Adult Oligodendrocytes May Replenish Myelin Production in MS, Study Suggests

Adult Oligodendrocytes May Replenish Myelin Production in MS, Study Suggests

Mature, adult oligodendrocytes can reacquire their ability to produce myelin to replace the ones lost in diseases like multiple sclerosis (MS) without undergoing a stem cell-like state, a new study shows.

Myelin is the fat-rich substance that wraps around nerve fiber projections (axons) protecting them and increasing the speed of the signals relayed by nerve cells. Myelin loss is the underlying cause of MS.

The study “The adult oligodendrocyte can participate in remyelination” was published in the journal PNAS.

Oligodendrocytes are the cells producing myelin, and those responsible for myelinating the nerve cells’  axons. A single oligodendrocyte is capable of myelinating multiple axons.

Mature, myelin-producing oligodendrocytes develop from more immature, stem cell-like cells, called oligodendrocyte progenitor cells. So, when myelin is lost, the only way to recover it is to have a new oligodendrocyte from progenitor cells to produce it again.

This has been the dogma in MS research, and the reason why MS treatments aimed at remyelination have been focused on recruiting oligodendrocyte progenitor cells to the sites of myelin damage, in order to induce new myelin production.

Now, researchers at the University of Wisconsin–Madison’s School of Veterinary Medicineshow evidence that mature oligodendrocytes can reactivate and produce myelin again.

Using cats and Old World monkeys, called rhesus macaques, that suffered a severe loss of myelin in their axons, the researchers showed that mature oligodendrocytes could begin re-myelinating the damaged axons.

For this to happen, researchers noticed, mature oligodendrocytes need to have connections with myelin segments — called internodes — of healthy axons.

“If this cell is still biologically active and maintaining these internodes, it can re-extend processes out to these demyelinated segments,” Ian Duncan, PhD, the study’s first author and a neuroscientist at the University of Wisconsin–Madison’s School of Veterinary Medicine, said in a press release.

“Those processes can make new myelin sheaths, which end up being thinner and shorter than the previous internodes,” Duncan added.

Researchers used a cat model of severe myelin loss in the central nervous system. In 2009, they showed that cats fed with irradiated food developed widespread and severe myelin loss. Returning these animals to a regular diet induced myelin repair and nerve cells’ function.

This new model allowed researchers to study the role of oligodendrocytes, which in other animal models, such as the mouse, are killed when using a toxin, called cuprizone, to induce loss of myelin.

“The de facto model to study demyelination and remyelination is in a mouse fed a toxin called cuprizone,” Duncan said. “But the toxin kills oligodendrocytes. So, studying the mouse, you naturally wouldn’t see any of the original oligodendrocytes beginning remyelination.”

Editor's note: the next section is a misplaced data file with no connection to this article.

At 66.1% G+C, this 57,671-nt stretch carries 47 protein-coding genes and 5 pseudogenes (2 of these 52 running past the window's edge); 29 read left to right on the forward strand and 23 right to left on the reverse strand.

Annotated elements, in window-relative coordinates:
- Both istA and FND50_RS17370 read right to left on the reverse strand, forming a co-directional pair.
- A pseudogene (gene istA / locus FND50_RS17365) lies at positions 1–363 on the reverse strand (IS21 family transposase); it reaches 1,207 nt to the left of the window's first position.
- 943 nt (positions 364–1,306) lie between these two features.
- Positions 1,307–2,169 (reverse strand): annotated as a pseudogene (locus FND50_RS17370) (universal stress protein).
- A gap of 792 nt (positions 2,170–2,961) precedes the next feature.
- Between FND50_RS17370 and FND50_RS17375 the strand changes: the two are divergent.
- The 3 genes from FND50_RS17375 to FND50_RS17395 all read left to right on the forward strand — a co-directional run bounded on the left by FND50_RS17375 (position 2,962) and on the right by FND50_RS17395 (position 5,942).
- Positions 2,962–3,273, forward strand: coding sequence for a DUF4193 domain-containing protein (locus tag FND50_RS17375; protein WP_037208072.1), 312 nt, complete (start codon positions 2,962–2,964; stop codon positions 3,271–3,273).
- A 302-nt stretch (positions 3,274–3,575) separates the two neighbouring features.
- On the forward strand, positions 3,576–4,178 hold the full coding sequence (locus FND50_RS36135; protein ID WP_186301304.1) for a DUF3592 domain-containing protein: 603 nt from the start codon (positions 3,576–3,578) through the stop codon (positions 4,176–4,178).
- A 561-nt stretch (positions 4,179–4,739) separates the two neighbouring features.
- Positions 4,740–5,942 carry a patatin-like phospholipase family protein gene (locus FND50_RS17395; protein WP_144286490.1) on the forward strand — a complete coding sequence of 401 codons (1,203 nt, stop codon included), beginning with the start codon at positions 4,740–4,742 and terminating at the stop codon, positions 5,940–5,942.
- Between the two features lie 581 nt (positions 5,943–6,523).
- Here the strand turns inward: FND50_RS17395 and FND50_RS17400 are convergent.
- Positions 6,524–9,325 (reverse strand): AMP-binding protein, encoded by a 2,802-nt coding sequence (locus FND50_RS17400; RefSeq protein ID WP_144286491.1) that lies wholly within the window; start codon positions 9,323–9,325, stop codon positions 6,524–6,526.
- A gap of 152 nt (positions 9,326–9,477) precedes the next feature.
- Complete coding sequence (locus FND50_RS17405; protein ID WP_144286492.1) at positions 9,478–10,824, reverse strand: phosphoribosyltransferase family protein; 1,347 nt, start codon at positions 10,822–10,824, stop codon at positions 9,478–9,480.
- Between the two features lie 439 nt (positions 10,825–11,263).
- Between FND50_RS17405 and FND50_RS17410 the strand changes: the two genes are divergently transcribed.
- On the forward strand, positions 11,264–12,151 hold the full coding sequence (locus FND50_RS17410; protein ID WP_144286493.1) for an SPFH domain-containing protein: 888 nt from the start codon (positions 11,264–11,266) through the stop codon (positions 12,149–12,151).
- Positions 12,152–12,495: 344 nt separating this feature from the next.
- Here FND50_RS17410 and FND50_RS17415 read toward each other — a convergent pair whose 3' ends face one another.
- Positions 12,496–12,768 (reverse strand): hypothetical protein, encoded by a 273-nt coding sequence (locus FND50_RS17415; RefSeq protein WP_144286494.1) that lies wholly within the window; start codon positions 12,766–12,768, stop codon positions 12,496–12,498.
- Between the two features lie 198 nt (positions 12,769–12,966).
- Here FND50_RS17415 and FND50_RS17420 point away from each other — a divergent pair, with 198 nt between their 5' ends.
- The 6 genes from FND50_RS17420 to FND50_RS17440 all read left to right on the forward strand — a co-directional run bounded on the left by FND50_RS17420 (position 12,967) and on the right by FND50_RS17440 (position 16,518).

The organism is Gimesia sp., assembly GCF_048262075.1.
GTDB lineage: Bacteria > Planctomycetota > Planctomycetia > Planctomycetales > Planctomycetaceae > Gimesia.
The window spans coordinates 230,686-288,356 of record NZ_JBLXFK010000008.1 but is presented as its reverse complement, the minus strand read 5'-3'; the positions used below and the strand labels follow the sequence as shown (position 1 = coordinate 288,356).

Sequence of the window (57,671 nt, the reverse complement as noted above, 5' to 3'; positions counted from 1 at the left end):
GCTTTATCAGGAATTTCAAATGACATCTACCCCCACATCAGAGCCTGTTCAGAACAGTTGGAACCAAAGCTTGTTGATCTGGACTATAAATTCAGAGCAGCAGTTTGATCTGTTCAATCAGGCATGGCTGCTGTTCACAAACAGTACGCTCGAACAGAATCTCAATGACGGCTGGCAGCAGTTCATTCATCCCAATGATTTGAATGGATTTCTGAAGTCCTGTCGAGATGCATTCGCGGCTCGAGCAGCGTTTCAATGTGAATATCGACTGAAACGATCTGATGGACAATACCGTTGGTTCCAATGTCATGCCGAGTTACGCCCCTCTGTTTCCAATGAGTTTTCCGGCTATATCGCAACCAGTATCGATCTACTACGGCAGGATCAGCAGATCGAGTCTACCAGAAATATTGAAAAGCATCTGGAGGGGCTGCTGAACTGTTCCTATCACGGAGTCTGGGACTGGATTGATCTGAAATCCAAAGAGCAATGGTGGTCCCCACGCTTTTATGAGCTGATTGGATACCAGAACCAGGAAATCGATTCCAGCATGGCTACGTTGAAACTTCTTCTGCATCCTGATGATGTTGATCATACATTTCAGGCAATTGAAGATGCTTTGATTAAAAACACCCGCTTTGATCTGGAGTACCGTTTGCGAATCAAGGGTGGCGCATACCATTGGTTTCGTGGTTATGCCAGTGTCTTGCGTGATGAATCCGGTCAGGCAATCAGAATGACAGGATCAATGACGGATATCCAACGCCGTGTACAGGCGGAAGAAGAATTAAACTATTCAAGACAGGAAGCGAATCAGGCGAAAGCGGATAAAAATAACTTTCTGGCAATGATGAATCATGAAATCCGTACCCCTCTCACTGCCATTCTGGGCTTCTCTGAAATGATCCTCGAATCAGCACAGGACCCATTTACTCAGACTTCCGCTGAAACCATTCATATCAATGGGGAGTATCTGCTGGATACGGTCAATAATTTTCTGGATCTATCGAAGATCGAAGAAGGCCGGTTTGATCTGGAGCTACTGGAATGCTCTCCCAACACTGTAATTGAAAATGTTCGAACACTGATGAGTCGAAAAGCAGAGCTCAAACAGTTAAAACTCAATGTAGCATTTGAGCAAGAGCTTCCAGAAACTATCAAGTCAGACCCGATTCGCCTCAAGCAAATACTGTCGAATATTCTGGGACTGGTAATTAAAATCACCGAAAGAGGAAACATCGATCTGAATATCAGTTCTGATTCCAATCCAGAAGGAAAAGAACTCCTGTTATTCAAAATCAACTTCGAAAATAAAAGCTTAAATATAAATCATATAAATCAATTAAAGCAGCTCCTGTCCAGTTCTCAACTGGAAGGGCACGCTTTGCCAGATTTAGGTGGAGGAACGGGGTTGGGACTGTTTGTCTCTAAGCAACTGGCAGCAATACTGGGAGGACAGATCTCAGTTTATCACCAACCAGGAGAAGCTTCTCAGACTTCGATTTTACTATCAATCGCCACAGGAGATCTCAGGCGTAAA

Researchers looked at myelin sheaths in the cat’s nervous system after feeding them with the irradiated food and then back into a regular diet, and found that myelin was arranged as a mosaic; some axons had a thick layer of myelin, while in others the myelin sheaths were very thin.

The thick myelin layers are formed during embryonic development, suggesting that the thin layer of myelin must have come from surviving oligodendrocytes after an event of myelin loss.

“The most likely explanation of that mosaic appearance is surviving oligos,” Duncan said. “Thick myelin sheaths are never seen following remyelination, just thin sheaths. And surviving adult oligodendrocytes are adjacent to these sites of demyelination, making them likely candidates for myelin repair.”

Indeed, looking at the cat’s spinal cord, researchers found mature oligodendrocytes “touching” both thick and thin myelin sheaths.

The same was found when they analyzed samples of nervous tissue from a rhesus macaques model of another demyelinating disease, called sub-acute combined degeneration. The samples were stored by neuropathologist Dimitri Agamanolis, at Case Western Reserve University in the 1970s, and he shared the material with Duncan’s team.

“You see in the monkeys, too, single oligodendrocytes connected to mature myelin sheaths that also have processes extended out to and surrounding demyelinated axons,” Duncan said.

With the help of Grahame Kidd and a private research lab Renovo Neural in Cleveland, researchers were able to reconstruct 3D images of the cat nerve cells that show oligodendrocytes spreading in the spinal cord and “touching” both mature myelin and remyelinating damaged myelin sheaths.

These findings suggest that mature oligodendrocytes can indeed reactivate their myelin-producing capacity.

According to the team, in MS patients, this process may be slower, lagging behind and not able to mitigate the progression of myelin loss; alternatively, many oligodendrocytes may have lost their connection to internodes, rendering the cells inactive.

Overall, the new findings “indicate that mature oligodendrocytes can participate in remyelination,” the researchers wrote, and open new avenues for MS treatment that may help slow or even halt disease progression.

“Right now, the emphasis is on promoting the numbers of oligo progenitors and their differentiation, particularly into adult oligodendrocytes. What this work provides is a different target,” said Duncan. “In fighting complex diseases, such as MS, the more tools you have on hand, the better. If these adult cells are recruitable in some fashion, we should be looking at ways to do it.”
 
Source: BioNews Services, LLC

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